What Causes Dry Eyes?

Submitted by Anonymous (not verified) on Fri, 05/28/2021 - 11:30
Close Up of irritated red bloodshot eye, dry eyes of a male, dark grey background

When your eyes are healthy and functioning normally it’s easy to take them for granted. But when you experience dry eyes, the burning, blurry or gritty sensation can become all you can think about.

What are the Symptoms of Dry Eyes?

Dry eye symptoms can include itching, burning, redness, blurred vision, a gritty sensation, light sensitivity, discharge, and even eye-watering. When your eyes don’t produce enough tears, or the quality of your tears is out of balance your eyes aren’t as protected as they should be from foreign contaminants or infection, and your vision can be impaired.

What Causes Dry Eyes?

There are three layers that make up healthy tears, including an oil layer, a mucus layer, and a water layer. When any of these layers is out of balance, the water layer can evaporate too quickly or the lubrication is not evenly distributed across the surface of your eye.

Dry eye symptoms are more common with age, but there are also environmental causes and some symptoms can arise due to certain medical conditions. Here's a look at some common causes. 

Windy, dusty or smoky conditions

Wind can evaporate the tears from our eyes faster than they can be replaced, and smoke and dust contain particles and pollutants that can irritate them. 

Staring at computer screens or devices

Dry eye symptoms can be caused by staring at tablets, cell phones and computers simply because we blink less when viewing them. 


Dry eyes can be a common side effect of aging as the processes and tissues associated with healthy tear production begin to deteriorate. 


Women are more susceptible to dry eye symptoms than men due to the hormonal symptoms that they experience. 

Certain Medications

Antidepressants, antihistamines, decongestants, pain relievers, birth control medication, hypertension medication and more can all cause dry eye symptoms.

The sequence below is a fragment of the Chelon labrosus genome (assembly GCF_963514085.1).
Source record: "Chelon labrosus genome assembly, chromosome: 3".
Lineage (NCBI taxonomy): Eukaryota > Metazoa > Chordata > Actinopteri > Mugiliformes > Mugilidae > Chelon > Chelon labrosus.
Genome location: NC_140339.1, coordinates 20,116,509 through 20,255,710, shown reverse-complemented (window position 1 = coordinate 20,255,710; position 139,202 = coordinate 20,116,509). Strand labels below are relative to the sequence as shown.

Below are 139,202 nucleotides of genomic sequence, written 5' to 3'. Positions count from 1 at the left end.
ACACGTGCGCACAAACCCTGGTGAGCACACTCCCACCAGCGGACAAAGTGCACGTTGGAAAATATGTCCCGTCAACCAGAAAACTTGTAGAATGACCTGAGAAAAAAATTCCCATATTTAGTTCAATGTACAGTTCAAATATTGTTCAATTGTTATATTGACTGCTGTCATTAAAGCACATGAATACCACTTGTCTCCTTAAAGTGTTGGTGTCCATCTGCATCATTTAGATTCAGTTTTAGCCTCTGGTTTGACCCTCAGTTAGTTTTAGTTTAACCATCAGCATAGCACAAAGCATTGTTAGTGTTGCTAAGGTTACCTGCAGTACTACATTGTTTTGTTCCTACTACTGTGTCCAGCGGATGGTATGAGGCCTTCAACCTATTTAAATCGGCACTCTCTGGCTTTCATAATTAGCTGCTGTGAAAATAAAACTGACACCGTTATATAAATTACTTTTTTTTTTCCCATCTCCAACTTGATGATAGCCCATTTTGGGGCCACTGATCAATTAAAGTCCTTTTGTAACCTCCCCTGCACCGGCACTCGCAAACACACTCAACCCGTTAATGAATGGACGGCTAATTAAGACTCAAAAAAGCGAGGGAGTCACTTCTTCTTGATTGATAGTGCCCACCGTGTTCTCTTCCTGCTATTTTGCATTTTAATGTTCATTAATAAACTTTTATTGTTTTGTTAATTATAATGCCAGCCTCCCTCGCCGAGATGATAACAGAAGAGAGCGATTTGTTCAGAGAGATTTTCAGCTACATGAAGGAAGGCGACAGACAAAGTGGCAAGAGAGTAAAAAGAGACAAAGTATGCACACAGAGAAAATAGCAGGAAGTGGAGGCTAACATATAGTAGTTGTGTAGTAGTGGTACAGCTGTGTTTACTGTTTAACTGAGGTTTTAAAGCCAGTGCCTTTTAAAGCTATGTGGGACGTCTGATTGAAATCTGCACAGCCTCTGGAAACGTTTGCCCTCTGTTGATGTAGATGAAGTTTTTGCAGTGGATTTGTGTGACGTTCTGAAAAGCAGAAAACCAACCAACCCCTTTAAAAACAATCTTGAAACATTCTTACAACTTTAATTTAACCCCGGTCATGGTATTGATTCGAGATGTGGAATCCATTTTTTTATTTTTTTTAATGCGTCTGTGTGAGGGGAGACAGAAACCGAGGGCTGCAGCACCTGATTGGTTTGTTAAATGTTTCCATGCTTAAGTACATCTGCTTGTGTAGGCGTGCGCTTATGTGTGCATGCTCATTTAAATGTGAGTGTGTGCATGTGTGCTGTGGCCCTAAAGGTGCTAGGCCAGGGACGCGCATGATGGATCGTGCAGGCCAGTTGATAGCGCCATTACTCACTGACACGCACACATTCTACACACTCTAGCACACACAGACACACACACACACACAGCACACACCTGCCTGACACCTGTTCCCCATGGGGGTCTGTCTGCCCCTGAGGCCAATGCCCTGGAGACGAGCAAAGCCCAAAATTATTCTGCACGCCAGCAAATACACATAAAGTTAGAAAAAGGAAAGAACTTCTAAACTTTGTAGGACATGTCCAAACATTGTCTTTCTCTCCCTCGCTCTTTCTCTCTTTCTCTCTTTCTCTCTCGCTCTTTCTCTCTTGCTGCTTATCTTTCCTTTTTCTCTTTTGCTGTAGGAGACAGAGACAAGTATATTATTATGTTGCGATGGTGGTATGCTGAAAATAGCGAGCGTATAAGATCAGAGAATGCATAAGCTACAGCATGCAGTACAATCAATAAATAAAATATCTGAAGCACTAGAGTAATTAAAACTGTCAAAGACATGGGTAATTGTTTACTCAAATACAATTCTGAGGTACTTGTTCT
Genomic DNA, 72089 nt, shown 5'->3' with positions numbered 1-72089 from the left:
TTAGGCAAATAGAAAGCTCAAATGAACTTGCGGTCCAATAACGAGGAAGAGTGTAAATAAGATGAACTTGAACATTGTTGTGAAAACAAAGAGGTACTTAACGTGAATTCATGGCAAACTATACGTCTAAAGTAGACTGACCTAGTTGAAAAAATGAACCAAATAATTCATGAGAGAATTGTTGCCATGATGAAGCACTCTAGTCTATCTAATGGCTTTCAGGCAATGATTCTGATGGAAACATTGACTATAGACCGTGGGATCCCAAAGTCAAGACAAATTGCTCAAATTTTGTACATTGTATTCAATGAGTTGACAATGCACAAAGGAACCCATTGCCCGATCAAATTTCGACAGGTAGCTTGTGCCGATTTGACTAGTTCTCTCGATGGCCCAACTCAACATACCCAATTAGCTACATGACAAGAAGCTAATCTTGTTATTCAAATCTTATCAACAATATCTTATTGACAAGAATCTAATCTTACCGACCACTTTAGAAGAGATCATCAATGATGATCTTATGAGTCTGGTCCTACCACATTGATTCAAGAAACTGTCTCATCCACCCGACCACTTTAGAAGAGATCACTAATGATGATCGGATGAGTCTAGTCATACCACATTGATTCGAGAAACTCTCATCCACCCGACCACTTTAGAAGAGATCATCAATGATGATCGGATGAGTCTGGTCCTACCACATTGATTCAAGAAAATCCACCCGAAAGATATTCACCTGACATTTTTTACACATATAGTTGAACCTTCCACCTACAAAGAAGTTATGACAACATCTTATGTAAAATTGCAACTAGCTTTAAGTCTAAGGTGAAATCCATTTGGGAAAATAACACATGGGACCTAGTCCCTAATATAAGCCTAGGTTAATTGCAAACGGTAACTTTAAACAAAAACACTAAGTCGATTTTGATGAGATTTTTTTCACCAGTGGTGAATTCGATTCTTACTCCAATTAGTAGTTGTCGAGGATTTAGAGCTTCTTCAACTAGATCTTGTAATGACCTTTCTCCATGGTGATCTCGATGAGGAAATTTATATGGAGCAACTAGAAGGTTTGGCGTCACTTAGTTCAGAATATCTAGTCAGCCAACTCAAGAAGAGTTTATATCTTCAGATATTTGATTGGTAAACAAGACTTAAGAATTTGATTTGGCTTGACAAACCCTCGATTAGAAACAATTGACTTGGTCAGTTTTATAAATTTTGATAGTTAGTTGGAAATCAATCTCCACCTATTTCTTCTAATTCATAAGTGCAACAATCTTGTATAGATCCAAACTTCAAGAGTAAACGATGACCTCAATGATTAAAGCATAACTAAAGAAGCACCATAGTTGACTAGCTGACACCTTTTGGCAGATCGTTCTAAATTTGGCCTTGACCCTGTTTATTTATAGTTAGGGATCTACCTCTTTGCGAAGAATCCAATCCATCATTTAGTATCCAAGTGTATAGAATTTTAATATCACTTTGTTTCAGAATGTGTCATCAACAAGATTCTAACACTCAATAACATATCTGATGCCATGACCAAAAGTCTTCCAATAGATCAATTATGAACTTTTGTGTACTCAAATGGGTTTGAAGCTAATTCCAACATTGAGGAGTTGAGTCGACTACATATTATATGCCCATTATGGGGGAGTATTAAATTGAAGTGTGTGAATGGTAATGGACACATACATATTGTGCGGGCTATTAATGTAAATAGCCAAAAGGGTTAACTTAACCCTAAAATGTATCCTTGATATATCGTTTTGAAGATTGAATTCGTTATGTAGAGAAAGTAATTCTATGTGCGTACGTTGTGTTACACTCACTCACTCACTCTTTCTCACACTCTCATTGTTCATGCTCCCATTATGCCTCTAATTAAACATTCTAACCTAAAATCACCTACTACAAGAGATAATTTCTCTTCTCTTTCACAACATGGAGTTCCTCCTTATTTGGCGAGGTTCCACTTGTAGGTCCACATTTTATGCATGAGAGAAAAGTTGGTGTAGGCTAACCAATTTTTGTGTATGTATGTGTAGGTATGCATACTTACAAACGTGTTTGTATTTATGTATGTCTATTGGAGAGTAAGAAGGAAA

Contact Lens Use

Contact lens use inhibits the normal distribution of tears across the surface of your eyes, causing dry eye symptoms. 

Medical conditions including diabetes, rheumatoid arthritis, and thyroid disease

The damage that these conditions and others can do to the nerves and blood flow to other organs in your body can happen to your eyes as well and disrupt healthy tear production. 

Eyelid problems

When your eyelids are not able to successfully complete the blinking cycle as it were, issues with lubrication can occur. 


When your eyes are sensitive to an allergen, histamine is produced which causes the itching, burning and watering sensation we experience. When too many tears are produced it disrupts the lubrication balance in your eyes. 

Meibomian Gland Dysfunction

Over time, your meibomian glands (which are responsible for creating the oil layer that keeps your eyes healthy and lubricated) can become blocked or lose their ability to function due to age or other conditions. 

Vitamin A Deficiency

Vitamin A is essential for the healthy production of tears. When you have a Vitamin A deficiency, your eyes are unable to produce the amount of healthy tears required to keep them well lubricated and healthy.

How are Dry Eyes Treated?

Depending on what’s causing your dry eye symptoms, there are many different treatments available including lifestyle changes, ointments, drops, procedures, and supplements.

Are you experiencing Dry Eye Symptoms and want to talk to one of our Ocular Aestheticians?

Schedule your appointment today!